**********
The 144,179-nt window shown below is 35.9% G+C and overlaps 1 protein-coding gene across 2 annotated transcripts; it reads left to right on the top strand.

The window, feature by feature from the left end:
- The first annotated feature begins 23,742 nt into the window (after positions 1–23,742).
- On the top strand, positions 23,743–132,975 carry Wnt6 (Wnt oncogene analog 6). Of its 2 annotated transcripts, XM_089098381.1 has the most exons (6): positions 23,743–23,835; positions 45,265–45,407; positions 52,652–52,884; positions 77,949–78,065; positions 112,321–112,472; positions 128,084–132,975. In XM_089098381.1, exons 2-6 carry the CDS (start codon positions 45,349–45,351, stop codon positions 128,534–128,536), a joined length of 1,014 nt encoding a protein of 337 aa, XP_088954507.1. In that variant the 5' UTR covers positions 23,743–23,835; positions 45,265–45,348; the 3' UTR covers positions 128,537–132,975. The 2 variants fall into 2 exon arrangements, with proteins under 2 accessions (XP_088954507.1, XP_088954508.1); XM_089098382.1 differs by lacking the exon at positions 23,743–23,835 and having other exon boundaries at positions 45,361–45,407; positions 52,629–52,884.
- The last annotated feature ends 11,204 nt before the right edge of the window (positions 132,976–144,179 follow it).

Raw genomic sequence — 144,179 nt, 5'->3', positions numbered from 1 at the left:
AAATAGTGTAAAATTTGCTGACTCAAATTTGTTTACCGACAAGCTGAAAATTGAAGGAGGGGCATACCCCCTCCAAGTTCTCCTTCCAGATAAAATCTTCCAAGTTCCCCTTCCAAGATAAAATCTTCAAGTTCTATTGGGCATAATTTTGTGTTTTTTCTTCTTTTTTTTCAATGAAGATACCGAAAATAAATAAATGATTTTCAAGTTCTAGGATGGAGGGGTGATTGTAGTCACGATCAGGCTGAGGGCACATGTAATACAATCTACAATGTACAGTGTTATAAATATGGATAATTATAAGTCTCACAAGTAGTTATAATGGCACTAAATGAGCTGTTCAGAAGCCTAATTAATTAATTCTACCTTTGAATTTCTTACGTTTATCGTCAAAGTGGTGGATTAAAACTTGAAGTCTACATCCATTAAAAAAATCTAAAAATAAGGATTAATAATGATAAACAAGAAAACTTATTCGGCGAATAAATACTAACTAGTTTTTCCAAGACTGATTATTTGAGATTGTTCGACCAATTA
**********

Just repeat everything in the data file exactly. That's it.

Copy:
The 144,179-nt window shown below is 35.9% G+C and overlaps 1 protein-coding gene across 2 annotated transcripts; it reads left to right on the top strand.

The window, feature by feature from the left end:
- The first annotated feature begins 23,742 nt into the window (after positions 1–23,742).
- On the top strand, positions 23,743–132,975 carry Wnt6 (Wnt oncogene analog 6). Of its 2 annotated transcripts, XM_089098381.1 has the most exons (6): positions 23,743–23,835; positions 45,265–45,407; positions 52,652–52,884; positions 77,949–78,065; positions 112,321–112,472; positions 128,084–132,975. In XM_089098381.1, exons 2-6 carry the CDS (start codon positions 45,349–45,351, stop codon positions 128,534–128,536), a joined length of 1,014 nt encoding a protein of 337 aa, XP_088954507.1. In that variant the 5' UTR covers positions 23,743–23,835; positions 45,265–45,348; the 3' UTR covers positions 128,537–132,975. The 2 variants fall into 2 exon arrangements, with proteins under 2 accessions (XP_088954507.1, XP_088954508.1); XM_089098382.1 differs by lacking the exon at positions 23,743–23,835 and having other exon boundaries at positions 45,361–45,407; positions 52,629–52,884.
- The last annotated feature ends 11,204 nt before the right edge of the window (positions 132,976–144,179 follow it).

Raw genomic sequence — 144,179 nt, 5'->3', positions numbered from 1 at the left:
AAATAGTGTAAAATTTGCTGACTCAAATTTGTTTACCGACAAGCTGAAAATTGAAGGAGGGGCATACCCCCTCCAAGTTCTCCTTCCAGATAAAATCTTCCAAGTTCCCCTTCCAAGATAAAATCTTCAAGTTCTATTGGGCATAATTTTGTGTTTTTTCTTCTTTTTTTTCAATGAAGATACCGAAAATAAATAAATGATTTTCAAGTTCTAGGATGGAGGGGTGATTGTAGTCACGATCAGGCTGAGGGCACATGTAATACAATCTACAATGTACAGTGTTATAAATATGGATAATTATAAGTCTCACAAGTAGTTATAATGGCACTAAATGAGCTGTTCAGAAGCCTAATTAATTAATTCTACCTTTGAATTTCTTACGTTTATCGTCAAAGTGGTGGATTAAAACTTGAAGTCTACATCCATTAAAAAAATCTAAAAATAAGGATTAATAATGATAAACAAGAAAACTTATTCGGCGAATAAATACTAACTAGTTTTTCCAAGACTGATTATTTGAGATTGTTCGACCAATTA